22 Methods Brothers y Hermanos study in response to YMS infection rates –2 sites recruited Black MSM (NY & Phil); 2 sites recruited Latino MSM (NY & LA) Study eligibility 1.Male 2.Black or Latino 3.> 18 years of age 4.Sex with male in past year (mutual masturbation, oral, anal) 5.Resident of NYC, Philadelphia and LA No enrollment restrictions based upon HIV status Respondent driven sampling to recruit participants –3 coupons per participant Audio Computer Assisted Survey Instrument HIV testing: Rapid oral fluid and Western blot assay Data collected between May 2005 and April 2006 –Recruited 1154 black MSM and 1091 Latino MSM

23 Methods Participants were asked “Is your penis circumcised or cut?” –2106 (94%) men answered the question Examined demographics, substance use (3 mos), sexual risk (3 mos), and HIV/STD history Analyzed data in SAS 9.1 –Univariate analyses Chi-square (categorical variables); t-tests (continuous variables) –Multivariable analyses Logistic regression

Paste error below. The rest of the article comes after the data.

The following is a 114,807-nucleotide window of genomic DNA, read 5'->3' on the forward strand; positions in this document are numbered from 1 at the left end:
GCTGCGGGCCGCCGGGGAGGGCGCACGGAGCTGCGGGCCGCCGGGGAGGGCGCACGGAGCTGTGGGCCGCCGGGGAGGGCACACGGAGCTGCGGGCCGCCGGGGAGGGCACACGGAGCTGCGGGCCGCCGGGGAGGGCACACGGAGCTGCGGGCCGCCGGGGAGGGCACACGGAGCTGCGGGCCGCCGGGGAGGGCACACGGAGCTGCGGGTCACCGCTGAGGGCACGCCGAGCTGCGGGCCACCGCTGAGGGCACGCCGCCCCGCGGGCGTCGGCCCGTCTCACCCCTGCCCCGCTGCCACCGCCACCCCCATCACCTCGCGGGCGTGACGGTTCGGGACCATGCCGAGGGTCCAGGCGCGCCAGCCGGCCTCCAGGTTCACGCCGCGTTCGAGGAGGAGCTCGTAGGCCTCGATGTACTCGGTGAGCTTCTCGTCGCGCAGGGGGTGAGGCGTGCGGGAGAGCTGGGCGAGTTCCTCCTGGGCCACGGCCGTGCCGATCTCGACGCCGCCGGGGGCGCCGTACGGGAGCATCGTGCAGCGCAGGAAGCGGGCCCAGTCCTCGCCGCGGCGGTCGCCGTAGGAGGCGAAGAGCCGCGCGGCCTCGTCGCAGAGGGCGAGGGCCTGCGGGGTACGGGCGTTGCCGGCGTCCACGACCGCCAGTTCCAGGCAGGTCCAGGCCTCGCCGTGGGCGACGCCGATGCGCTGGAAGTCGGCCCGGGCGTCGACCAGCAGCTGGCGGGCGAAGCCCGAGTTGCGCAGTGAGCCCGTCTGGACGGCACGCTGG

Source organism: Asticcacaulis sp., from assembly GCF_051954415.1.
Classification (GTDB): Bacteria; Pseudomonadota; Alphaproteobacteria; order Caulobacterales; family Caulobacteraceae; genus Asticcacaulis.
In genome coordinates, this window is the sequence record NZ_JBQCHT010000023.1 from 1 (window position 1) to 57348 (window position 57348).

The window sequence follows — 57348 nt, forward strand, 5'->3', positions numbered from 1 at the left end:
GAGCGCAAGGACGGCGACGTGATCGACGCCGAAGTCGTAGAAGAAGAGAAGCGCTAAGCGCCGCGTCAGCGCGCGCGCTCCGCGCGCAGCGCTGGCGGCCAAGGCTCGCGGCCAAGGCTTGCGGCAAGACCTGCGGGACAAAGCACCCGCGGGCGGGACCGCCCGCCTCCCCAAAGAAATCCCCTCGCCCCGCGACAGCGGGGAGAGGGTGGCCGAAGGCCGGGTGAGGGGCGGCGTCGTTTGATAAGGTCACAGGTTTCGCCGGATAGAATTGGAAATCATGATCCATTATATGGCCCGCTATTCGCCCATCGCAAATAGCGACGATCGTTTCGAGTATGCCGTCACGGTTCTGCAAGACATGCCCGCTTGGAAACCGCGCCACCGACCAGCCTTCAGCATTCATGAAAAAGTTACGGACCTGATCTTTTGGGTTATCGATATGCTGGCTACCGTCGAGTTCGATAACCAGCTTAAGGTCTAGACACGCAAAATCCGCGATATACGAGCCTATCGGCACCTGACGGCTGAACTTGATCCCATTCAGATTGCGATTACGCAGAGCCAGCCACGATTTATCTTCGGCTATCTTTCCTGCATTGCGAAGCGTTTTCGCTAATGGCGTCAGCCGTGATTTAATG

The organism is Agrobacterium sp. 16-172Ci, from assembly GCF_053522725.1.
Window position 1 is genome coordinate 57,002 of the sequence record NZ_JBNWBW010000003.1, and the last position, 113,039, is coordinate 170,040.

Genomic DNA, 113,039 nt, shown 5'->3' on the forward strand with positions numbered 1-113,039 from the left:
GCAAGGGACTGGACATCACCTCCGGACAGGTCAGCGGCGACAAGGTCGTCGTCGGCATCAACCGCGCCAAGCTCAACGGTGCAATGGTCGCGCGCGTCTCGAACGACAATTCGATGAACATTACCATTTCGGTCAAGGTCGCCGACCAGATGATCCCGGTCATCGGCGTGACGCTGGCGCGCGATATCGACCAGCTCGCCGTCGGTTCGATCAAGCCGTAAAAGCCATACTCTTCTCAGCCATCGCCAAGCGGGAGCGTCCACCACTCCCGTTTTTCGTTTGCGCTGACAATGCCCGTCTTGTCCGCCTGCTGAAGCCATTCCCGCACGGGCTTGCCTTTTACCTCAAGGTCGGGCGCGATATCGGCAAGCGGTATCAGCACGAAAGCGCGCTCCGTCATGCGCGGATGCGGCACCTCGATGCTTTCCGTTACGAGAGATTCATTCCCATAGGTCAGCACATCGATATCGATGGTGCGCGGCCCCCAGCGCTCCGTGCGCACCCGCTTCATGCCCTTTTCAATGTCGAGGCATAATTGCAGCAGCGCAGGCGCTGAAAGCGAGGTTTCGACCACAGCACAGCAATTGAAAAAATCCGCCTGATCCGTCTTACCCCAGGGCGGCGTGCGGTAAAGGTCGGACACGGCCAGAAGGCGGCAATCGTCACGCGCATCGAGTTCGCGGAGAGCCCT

24 Results: Univariate Data

25 Circumcision Prevalence 74% 33% n=1079n= 957

26 Demographics by Circumcision Status Circumcised black MSM more likely to Older Educated Higher income Born in US Have a parent born in US Be gay-identified Circumcised Latino MSM (n= 957) more likely to Born in US Have a parent born in US Been in US for a longer time Borderline significant: Private health insurance

27 Demographics by Circumcision Status Circumcised black MSM more likely to Older Educated Higher income Born in US Have a parent born in US Be gay-identified Circumcised Latino MSM more likely to Born in US Have a parent born in US Been in US for a longer time Borderline significant: Private health insurance